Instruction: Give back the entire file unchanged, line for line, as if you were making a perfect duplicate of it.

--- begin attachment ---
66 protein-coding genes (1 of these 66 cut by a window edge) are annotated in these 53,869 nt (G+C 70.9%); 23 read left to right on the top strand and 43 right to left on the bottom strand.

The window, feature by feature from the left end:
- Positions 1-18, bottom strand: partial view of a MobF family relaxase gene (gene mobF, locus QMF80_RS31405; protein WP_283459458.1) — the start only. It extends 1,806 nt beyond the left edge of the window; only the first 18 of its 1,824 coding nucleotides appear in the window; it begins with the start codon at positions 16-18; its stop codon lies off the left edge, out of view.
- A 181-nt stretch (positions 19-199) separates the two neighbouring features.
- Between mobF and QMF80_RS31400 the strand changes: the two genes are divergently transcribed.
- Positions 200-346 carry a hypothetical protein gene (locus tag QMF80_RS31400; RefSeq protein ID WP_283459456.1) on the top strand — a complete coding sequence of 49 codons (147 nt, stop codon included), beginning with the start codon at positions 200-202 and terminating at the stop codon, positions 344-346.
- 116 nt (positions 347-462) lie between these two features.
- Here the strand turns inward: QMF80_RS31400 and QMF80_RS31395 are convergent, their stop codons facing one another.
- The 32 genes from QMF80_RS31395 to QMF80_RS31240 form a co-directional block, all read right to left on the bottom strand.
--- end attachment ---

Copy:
66 protein-coding genes (1 of these 66 cut by a window edge) are annotated in these 53,869 nt (G+C 70.9%); 23 read left to right on the top strand and 43 right to left on the bottom strand.

The window, feature by feature from the left end:
- Positions 1-18, bottom strand: partial view of a MobF family relaxase gene (gene mobF, locus QMF80_RS31405; protein WP_283459458.1) — the start only. It extends 1,806 nt beyond the left edge of the window; only the first 18 of its 1,824 coding nucleotides appear in the window; it begins with the start codon at positions 16-18; its stop codon lies off the left edge, out of view.
- A 181-nt stretch (positions 19-199) separates the two neighbouring features.
- Between mobF and QMF80_RS31400 the strand changes: the two genes are divergently transcribed.
- Positions 200-346 carry a hypothetical protein gene (locus tag QMF80_RS31400; RefSeq protein ID WP_283459456.1) on the top strand — a complete coding sequence of 49 codons (147 nt, stop codon included), beginning with the start codon at positions 200-202 and terminating at the stop codon, positions 344-346.
- 116 nt (positions 347-462) lie between these two features.
- Here the strand turns inward: QMF80_RS31400 and QMF80_RS31395 are convergent, their stop codons facing one another.
- The 32 genes from QMF80_RS31395 to QMF80_RS31240 form a co-directional block, all read right to left on the bottom strand.